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San Diego State running back Ronnie Hillman can be a great change-of-pace back for a number of teams. But because he lacks size and played for a smaller school, his skill level will be questioned even after he tied for the second-best 40 time among running backs at this year's combine.
Hillman is 5'8'' and relies on his quickness and vision to find lanes to run through rather than looking for contact, but he doesn't shy away from it.
He is a very hungry player who is an early entry junior in the draft, leaving school early to provide for his two-year-old son. He is also not even 21 years old as of yet.
In his two years at San Diego State, Hillman ran for 1,532 yards with 17 TDs and 1,711 yards with 19 TDs.
He was voted to the All-MWC first team and was named his team's MVP.
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Arizona State linebacker Vontaze Burfict was one of the top linebackers headed into the combine, but because he showed up a bit out of shape and performed poorly, his stock has fallen. He couldn't even run the 40 in under five seconds.
He also has some discipline issues with his on-field play since he lets his temper get the best of him, causing him to be called for a lot of personal foul penalties.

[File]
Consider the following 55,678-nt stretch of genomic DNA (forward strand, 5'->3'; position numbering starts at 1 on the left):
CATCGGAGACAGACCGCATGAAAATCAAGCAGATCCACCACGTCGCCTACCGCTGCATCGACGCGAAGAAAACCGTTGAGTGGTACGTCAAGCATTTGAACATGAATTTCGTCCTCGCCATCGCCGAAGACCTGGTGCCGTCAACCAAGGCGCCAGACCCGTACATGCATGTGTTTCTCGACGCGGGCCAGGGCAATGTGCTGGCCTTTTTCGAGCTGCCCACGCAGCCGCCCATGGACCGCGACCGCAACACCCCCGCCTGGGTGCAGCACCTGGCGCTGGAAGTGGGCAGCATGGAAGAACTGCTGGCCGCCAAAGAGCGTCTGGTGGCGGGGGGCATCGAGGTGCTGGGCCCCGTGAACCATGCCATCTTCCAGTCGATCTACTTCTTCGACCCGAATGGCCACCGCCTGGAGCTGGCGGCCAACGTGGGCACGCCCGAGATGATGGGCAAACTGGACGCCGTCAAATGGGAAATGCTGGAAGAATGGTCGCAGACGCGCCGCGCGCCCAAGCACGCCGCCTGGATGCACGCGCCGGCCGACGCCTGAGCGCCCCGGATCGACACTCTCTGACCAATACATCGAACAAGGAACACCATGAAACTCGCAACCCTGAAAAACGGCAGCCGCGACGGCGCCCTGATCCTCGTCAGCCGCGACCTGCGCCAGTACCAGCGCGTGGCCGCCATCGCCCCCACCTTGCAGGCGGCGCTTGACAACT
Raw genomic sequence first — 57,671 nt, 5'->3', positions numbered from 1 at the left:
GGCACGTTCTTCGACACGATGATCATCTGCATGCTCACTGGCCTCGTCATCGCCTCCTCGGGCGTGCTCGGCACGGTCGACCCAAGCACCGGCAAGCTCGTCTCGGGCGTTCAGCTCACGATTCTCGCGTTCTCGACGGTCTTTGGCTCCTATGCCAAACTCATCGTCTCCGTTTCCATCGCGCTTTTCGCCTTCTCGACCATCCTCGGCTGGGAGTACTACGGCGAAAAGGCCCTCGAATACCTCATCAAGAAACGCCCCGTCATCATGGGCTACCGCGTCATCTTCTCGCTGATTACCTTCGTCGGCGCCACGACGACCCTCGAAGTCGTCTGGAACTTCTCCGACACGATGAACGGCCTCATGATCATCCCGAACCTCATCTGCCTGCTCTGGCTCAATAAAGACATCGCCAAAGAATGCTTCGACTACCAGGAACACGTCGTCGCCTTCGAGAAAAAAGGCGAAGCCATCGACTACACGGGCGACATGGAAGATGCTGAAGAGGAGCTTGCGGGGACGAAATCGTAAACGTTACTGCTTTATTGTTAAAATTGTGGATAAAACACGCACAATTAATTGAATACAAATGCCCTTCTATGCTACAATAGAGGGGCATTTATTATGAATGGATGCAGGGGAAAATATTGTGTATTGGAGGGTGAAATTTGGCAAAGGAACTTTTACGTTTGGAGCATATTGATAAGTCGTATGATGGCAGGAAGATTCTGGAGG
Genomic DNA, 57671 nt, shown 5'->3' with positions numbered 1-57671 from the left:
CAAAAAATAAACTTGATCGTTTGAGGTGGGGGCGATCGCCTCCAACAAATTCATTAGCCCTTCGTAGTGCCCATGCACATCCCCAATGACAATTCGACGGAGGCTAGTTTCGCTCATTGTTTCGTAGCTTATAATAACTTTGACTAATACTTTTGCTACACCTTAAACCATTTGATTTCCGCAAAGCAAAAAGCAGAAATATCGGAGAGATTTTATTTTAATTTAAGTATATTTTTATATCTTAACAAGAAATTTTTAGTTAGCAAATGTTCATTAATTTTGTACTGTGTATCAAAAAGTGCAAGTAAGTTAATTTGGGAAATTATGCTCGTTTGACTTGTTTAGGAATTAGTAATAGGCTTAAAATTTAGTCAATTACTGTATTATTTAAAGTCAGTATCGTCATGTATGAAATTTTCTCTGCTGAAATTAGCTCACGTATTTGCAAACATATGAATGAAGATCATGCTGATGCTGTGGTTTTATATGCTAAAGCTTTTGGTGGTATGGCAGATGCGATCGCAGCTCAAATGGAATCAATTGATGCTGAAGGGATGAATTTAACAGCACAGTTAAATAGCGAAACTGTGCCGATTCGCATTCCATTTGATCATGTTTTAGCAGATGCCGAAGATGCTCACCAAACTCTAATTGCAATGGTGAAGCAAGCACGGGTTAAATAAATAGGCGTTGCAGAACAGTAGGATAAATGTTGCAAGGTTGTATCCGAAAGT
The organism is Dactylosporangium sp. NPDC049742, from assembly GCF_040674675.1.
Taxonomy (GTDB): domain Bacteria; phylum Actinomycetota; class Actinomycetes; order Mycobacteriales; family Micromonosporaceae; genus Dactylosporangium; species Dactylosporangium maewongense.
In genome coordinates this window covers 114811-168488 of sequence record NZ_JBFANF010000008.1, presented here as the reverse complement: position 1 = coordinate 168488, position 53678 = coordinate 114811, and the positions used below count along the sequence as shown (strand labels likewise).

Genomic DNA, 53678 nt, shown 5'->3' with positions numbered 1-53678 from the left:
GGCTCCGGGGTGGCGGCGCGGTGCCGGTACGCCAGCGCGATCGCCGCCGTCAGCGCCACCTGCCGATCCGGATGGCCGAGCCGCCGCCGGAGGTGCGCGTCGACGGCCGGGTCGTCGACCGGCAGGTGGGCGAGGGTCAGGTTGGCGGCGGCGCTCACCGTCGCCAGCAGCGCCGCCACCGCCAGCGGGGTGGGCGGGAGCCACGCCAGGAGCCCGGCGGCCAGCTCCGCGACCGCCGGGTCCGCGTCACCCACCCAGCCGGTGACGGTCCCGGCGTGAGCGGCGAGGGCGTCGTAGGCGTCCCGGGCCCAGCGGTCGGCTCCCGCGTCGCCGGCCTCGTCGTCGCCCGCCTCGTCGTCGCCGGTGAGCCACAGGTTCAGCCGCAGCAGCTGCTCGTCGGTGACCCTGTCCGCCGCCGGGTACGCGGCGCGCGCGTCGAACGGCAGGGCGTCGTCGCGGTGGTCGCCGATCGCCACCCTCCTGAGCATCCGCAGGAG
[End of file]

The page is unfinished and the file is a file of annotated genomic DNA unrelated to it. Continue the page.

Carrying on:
When Burfict is able to control his intensity, he is a very productive player. At Arizona State, he was the Pac-10 Defensive Freshman of the Year. He was the consensus best linebacker in the country as a sophomore. And in his junior year, he had 68 tackles, four sacks and an interception.
Pittsburgh Steelers James Harrison had similar maturity problems, but he learned how to harness that rage—well, most of the time—to become a very productive player in the league.
Burfict's fall from grace may have humbled him. All I know is that I wouldn't want to be one of the teams that passed up on him.
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Kellen Moore has two strikes against him coming into this year's draft. He lacks the ideal size, and because he played at Boise State, his level of competition might leave a lot to be desired.
But if teams can get past those two facts and focus only on his on-field play, they'll be getting a very accurate quarterback who knows how to win.
During his four-year college career at Boise State, Moore has only lost a total of three times. Quarterbacks coming from smaller schools have done well at the next level in the past. Ben Roethlisberger out of Miami University of Ohio is doing just fine, while Steve McNair out of Alcorn State had a decent career.
Moore is a very accurate passer, as his completion percentage in his senior year was 74.3 percent.
In his senior year, Moore threw for 3,800 yards, 43 touchdowns and nine interceptions on his way to a 124.1 quarterback rating.